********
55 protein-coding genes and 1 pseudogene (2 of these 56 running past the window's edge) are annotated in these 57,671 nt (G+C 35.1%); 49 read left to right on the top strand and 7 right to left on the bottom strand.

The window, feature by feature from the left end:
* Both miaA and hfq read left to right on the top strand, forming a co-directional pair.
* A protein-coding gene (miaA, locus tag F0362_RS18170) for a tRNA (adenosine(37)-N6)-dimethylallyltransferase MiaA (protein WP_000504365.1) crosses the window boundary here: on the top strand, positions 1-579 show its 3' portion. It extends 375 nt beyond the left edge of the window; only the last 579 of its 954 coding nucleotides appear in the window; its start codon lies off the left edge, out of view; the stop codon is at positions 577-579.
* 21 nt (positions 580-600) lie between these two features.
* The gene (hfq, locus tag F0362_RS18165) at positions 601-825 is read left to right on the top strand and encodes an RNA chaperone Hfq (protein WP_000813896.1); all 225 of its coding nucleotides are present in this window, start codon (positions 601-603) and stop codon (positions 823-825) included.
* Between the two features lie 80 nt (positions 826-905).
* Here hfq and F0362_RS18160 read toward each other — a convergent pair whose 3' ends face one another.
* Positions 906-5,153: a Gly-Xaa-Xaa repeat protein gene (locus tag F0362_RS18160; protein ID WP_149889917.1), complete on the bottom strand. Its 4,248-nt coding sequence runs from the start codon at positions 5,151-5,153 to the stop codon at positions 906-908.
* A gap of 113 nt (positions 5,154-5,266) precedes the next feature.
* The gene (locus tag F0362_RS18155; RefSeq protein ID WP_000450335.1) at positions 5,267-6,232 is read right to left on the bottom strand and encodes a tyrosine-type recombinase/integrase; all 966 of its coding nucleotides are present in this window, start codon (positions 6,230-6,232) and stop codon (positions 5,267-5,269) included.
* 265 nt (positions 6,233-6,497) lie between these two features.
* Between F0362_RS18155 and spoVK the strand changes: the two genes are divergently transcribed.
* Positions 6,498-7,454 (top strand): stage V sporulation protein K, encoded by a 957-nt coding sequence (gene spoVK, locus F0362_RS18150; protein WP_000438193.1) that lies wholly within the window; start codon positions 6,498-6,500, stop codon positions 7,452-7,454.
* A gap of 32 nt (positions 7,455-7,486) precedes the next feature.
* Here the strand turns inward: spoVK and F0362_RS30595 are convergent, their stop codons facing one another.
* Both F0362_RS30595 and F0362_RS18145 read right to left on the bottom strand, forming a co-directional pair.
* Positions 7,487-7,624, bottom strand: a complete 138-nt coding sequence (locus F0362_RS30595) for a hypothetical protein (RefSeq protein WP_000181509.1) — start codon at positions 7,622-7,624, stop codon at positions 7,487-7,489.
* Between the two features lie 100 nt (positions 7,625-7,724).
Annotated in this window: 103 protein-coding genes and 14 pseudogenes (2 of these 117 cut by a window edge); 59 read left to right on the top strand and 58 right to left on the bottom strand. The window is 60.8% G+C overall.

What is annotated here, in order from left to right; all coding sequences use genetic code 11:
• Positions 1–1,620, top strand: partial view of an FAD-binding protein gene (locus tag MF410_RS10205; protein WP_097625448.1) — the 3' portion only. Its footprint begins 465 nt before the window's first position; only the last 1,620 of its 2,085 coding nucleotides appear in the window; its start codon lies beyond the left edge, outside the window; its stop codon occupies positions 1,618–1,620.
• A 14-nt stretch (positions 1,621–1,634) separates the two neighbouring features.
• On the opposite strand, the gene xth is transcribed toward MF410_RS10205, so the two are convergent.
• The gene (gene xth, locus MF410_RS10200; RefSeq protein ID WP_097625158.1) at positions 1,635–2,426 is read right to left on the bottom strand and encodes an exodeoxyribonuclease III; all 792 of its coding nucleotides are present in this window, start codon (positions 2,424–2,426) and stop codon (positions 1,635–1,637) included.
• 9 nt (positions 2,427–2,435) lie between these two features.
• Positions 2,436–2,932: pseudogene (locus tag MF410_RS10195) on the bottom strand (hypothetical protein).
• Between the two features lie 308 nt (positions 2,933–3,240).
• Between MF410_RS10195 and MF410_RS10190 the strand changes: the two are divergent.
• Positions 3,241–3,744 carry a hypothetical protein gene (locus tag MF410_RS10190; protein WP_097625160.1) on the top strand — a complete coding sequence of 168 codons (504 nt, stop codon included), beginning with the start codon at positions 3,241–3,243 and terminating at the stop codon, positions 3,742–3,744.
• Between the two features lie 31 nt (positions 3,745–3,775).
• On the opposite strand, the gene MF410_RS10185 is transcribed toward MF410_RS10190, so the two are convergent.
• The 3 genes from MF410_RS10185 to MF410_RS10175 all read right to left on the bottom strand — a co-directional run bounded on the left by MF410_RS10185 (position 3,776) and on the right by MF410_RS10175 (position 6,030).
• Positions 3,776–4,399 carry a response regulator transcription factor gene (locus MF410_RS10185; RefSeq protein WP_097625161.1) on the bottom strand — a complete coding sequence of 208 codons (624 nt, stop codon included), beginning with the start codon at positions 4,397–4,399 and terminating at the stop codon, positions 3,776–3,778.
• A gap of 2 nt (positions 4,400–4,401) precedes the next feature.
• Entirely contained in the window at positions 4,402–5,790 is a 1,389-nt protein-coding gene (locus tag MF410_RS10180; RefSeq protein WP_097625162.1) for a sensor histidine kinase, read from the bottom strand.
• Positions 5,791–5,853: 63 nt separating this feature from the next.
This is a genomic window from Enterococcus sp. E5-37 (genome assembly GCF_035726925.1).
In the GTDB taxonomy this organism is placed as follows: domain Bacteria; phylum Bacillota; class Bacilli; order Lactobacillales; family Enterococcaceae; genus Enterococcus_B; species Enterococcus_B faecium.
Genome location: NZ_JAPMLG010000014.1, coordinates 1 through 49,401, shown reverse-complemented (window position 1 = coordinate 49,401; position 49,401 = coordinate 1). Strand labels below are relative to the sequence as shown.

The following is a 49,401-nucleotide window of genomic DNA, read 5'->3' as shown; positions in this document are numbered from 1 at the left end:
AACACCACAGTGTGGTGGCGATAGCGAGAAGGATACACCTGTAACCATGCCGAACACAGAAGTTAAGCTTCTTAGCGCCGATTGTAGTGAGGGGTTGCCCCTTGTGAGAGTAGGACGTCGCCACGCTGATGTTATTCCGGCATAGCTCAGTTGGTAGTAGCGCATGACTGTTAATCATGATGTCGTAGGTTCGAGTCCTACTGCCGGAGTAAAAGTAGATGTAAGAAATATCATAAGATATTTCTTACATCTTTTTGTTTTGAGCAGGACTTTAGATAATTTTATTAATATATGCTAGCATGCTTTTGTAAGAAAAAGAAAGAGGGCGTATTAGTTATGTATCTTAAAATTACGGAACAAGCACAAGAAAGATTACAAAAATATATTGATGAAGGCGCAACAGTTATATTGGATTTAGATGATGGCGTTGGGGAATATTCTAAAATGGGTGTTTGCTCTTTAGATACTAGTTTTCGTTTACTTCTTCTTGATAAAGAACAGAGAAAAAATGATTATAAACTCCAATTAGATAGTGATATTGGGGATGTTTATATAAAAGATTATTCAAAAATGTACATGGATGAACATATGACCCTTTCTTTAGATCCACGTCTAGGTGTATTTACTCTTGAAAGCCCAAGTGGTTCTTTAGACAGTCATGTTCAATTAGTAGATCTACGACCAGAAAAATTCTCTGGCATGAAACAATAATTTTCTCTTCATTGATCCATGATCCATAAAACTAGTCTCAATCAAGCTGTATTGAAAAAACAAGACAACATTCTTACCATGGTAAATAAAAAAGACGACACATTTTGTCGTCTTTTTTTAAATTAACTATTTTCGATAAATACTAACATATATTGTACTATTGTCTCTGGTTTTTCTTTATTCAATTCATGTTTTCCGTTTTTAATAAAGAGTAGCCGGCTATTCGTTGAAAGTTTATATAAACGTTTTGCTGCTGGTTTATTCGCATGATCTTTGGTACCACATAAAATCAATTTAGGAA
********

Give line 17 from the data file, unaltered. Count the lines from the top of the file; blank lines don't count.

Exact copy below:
* Both F0362_RS30595 and F0362_RS18145 read right to left on the bottom strand, forming a co-directional pair.